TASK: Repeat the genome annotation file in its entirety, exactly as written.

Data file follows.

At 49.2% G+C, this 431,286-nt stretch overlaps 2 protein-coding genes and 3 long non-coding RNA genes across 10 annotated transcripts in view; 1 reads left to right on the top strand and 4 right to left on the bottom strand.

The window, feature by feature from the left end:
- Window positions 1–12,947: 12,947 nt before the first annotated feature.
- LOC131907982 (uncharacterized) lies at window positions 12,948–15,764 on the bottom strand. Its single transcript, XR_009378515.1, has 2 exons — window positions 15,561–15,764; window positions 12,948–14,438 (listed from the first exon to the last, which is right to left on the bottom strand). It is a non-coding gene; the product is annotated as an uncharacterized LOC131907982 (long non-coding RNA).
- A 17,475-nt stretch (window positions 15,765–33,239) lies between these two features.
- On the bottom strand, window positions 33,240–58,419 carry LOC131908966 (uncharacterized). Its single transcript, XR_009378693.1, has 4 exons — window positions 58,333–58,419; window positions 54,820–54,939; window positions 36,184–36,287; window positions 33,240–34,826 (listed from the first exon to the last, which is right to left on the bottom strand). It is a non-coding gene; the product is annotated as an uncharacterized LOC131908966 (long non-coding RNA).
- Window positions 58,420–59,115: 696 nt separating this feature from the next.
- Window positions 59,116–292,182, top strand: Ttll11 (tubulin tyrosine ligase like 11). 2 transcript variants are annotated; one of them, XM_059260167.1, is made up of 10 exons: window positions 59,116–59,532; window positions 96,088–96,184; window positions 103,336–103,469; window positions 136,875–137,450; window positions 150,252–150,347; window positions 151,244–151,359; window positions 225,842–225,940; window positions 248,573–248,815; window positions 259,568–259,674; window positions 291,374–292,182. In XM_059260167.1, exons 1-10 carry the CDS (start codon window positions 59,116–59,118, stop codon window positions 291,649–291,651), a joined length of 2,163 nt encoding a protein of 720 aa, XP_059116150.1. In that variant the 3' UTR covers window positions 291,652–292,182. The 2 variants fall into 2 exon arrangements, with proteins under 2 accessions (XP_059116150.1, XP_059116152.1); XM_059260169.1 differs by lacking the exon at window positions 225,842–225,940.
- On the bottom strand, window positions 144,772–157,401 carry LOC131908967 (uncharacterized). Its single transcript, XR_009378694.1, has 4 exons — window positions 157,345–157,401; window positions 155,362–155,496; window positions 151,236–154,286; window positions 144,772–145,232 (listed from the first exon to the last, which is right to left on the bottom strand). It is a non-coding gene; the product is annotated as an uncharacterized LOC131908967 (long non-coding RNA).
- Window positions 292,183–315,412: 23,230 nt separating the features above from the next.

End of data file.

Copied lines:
At 49.2% G+C, this 431,286-nt stretch overlaps 2 protein-coding genes and 3 long non-coding RNA genes across 10 annotated transcripts in view; 1 reads left to right on the top strand and 4 right to left on the bottom strand.

The window, feature by feature from the left end:
- Window positions 1–12,947: 12,947 nt before the first annotated feature.
- LOC131907982 (uncharacterized) lies at window positions 12,948–15,764 on the bottom strand. Its single transcript, XR_009378515.1, has 2 exons — window positions 15,561–15,764; window positions 12,948–14,438 (listed from the first exon to the last, which is right to left on the bottom strand). It is a non-coding gene; the product is annotated as an uncharacterized LOC131907982 (long non-coding RNA).
- A 17,475-nt stretch (window positions 15,765–33,239) lies between these two features.
- On the bottom strand, window positions 33,240–58,419 carry LOC131908966 (uncharacterized). Its single transcript, XR_009378693.1, has 4 exons — window positions 58,333–58,419; window positions 54,820–54,939; window positions 36,184–36,287; window positions 33,240–34,826 (listed from the first exon to the last, which is right to left on the bottom strand). It is a non-coding gene; the product is annotated as an uncharacterized LOC131908966 (long non-coding RNA).
- Window positions 58,420–59,115: 696 nt separating this feature from the next.
- Window positions 59,116–292,182, top strand: Ttll11 (tubulin tyrosine ligase like 11). 2 transcript variants are annotated; one of them, XM_059260167.1, is made up of 10 exons: window positions 59,116–59,532; window positions 96,088–96,184; window positions 103,336–103,469; window positions 136,875–137,450; window positions 150,252–150,347; window positions 151,244–151,359; window positions 225,842–225,940; window positions 248,573–248,815; window positions 259,568–259,674; window positions 291,374–292,182. In XM_059260167.1, exons 1-10 carry the CDS (start codon window positions 59,116–59,118, stop codon window positions 291,649–291,651), a joined length of 2,163 nt encoding a protein of 720 aa, XP_059116150.1. In that variant the 3' UTR covers window positions 291,652–292,182. The 2 variants fall into 2 exon arrangements, with proteins under 2 accessions (XP_059116150.1, XP_059116152.1); XM_059260169.1 differs by lacking the exon at window positions 225,842–225,940.
- On the bottom strand, window positions 144,772–157,401 carry LOC131908967 (uncharacterized). Its single transcript, XR_009378694.1, has 4 exons — window positions 157,345–157,401; window positions 155,362–155,496; window positions 151,236–154,286; window positions 144,772–145,232 (listed from the first exon to the last, which is right to left on the bottom strand). It is a non-coding gene; the product is annotated as an uncharacterized LOC131908967 (long non-coding RNA).
- Window positions 292,183–315,412: 23,230 nt separating the features above from the next.